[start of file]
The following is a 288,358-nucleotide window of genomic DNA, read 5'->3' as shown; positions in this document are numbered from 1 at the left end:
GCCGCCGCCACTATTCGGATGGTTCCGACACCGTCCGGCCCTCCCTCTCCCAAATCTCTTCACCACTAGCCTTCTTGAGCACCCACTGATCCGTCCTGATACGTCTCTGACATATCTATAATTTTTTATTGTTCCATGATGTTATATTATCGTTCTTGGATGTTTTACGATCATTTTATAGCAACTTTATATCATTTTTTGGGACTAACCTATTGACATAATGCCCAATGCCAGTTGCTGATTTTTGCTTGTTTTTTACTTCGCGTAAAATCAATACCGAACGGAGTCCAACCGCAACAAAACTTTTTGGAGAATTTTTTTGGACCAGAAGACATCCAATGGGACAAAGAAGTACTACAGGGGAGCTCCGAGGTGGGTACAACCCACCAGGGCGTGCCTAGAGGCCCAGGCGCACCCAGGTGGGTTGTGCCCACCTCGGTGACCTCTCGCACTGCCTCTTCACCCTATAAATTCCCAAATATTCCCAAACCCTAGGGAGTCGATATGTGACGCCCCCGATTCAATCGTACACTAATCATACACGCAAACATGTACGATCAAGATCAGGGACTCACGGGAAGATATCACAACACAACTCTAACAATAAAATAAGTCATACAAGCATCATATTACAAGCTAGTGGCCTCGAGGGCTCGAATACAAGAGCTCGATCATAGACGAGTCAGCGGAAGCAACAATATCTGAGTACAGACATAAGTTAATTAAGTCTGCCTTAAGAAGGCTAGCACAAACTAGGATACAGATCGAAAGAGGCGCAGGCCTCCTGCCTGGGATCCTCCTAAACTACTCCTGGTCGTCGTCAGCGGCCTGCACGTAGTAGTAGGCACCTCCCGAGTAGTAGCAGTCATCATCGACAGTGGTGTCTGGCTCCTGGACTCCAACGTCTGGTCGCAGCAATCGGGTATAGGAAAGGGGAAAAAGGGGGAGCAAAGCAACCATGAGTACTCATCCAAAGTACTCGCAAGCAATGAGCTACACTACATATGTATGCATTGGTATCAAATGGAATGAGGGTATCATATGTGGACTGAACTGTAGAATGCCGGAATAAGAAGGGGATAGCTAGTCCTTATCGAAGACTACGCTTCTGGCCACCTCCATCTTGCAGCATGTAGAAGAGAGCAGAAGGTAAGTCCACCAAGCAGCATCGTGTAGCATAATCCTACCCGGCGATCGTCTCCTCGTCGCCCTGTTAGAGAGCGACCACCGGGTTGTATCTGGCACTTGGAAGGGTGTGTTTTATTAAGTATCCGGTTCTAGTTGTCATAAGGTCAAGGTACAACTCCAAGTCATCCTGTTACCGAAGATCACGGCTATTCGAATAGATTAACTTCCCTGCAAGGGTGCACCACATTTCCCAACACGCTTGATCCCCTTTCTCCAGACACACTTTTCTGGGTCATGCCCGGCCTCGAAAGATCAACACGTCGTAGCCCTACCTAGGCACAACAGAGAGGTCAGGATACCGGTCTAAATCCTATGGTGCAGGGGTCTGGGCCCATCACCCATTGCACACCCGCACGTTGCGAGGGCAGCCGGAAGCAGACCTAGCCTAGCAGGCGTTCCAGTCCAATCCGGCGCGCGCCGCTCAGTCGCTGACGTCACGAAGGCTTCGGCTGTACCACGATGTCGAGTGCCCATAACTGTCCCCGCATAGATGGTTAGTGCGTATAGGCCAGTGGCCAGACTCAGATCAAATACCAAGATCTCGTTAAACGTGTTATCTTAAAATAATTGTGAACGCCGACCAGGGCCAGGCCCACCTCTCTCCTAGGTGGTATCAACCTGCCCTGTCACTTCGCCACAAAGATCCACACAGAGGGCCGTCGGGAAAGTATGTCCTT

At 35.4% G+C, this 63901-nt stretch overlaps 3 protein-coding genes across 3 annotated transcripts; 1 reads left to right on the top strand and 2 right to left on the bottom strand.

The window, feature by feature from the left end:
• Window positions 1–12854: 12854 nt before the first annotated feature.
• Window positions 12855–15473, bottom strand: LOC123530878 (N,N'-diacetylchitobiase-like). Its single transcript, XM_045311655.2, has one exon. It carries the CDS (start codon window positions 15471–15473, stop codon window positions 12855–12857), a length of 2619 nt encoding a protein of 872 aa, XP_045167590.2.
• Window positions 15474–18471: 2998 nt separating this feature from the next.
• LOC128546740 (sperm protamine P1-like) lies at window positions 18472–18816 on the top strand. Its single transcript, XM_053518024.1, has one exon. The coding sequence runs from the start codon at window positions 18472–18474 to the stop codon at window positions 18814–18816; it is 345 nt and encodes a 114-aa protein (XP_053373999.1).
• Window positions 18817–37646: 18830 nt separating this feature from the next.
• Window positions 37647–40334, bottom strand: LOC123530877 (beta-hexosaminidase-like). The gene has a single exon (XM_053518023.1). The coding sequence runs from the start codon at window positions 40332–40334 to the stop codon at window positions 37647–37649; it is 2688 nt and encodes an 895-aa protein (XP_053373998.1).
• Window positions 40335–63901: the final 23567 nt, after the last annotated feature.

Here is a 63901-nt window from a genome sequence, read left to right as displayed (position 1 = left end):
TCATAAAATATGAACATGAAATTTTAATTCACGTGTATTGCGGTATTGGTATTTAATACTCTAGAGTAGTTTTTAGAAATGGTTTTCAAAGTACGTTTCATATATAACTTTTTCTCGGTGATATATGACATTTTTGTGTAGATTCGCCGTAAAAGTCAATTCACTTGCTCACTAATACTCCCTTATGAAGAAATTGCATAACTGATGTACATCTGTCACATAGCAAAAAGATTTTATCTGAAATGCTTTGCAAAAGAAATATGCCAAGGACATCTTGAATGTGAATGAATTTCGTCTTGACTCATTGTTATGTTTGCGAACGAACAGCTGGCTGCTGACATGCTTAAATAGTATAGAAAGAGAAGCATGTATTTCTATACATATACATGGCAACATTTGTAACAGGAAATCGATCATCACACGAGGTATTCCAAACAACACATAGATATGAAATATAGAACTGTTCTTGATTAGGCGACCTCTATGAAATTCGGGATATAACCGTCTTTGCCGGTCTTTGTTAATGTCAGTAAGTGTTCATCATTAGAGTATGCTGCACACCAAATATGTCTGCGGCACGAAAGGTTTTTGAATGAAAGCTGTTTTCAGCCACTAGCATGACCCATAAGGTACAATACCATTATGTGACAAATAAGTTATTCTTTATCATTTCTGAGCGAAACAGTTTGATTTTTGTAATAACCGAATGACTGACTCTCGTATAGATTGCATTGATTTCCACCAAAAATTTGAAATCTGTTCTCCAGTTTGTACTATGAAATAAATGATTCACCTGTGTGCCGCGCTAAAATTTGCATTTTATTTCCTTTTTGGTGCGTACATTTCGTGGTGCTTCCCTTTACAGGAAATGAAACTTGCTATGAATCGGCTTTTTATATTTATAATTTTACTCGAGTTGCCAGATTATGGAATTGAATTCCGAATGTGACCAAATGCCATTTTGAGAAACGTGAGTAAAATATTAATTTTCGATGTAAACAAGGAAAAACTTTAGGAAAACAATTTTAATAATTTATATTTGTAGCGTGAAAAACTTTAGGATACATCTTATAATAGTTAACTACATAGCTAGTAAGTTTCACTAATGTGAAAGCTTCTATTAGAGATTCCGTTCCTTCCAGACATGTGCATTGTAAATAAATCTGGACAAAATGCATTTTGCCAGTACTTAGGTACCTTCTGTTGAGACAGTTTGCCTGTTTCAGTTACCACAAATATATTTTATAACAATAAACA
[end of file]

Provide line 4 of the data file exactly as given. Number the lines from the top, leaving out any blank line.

The window, feature by feature from the left end: